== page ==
What are common signs of gut bacteria imbalance? These can include:
- Frequent digestive issues, like bloating, gas, acid reflux, constipation and diarrhea (especially if stool ever appears bloody or causes unexplained weight loss)
- Acne, mild skin rashes and other signs of skin inflammation
- Frequently getting colds, viruses and other “common” illnesses
- Stuffy nose, respiratory infections and trouble breathing
- Low energy levels and fatigue
- Achy joints and muscular pains
Here are simple steps you can take now to start improving gut bacteria:
- Consume probiotic foods, such as yogurt, kefir, cultured veggies and kombucha. Also consider taking a high-quality probiotic supplement.
- Avoid common allergen foods, which can make poor gut health even worse. These include conventional dairy, shellfish, peanuts, soy and gluten products. Processed/packaged foods, fried foods and too much added sugar might also worsen gut health (not to mention cause other issues), so work on reducing these as well.
- Eat plenty of fiber and prebiotics, which help probiotics in the gut thrive.
- Quit smoking, and reduce alcohol intake to moderate levels.
- To avoid dangers of antibiotics, only take them when absolutely necessary. Antibiotics can wipe out both good and bad bacteria in the gut.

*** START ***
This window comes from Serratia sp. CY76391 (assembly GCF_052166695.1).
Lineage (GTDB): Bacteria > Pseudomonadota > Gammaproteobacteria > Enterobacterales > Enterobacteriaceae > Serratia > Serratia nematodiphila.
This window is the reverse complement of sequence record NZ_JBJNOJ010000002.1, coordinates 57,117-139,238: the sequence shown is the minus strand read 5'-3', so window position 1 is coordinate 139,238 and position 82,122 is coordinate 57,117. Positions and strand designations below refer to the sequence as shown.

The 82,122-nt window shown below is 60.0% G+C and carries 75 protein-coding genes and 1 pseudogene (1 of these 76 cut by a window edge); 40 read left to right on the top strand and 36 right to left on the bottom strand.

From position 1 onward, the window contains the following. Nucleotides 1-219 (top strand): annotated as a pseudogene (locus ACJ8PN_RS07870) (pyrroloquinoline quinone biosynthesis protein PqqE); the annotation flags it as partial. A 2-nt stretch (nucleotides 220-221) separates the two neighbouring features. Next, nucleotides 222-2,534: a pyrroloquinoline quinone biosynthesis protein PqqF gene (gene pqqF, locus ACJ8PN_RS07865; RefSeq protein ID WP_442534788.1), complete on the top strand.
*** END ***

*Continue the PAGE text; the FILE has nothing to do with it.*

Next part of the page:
- Vary your protein intake. It’s been found that high consumption of animal products and very high-protein diets might contribute to carcinogenic metabolites forming in the microbiota that alter immunity. Rather than making meat, eggs or cheese the center of all your meals, try to focus on variety and eating more plant foods for protein, like soaked beans, nuts, seeds and legumes.
- Reduce toxin exposure in your home by using natural cleaning products. The same goes for beauty or skin care products. Try switching to natural skin care ingredients like coconut oil, which don’t contain harsh chemicals. Avoid antibacterial soaps, too.
- Exercise, and manage stress to keep inflammation levels low.
- Introduce traditional gut-friendly foods into your diet, like bone broth, a great source of collagen, which helps rebuild the gut lining and prevent permeability.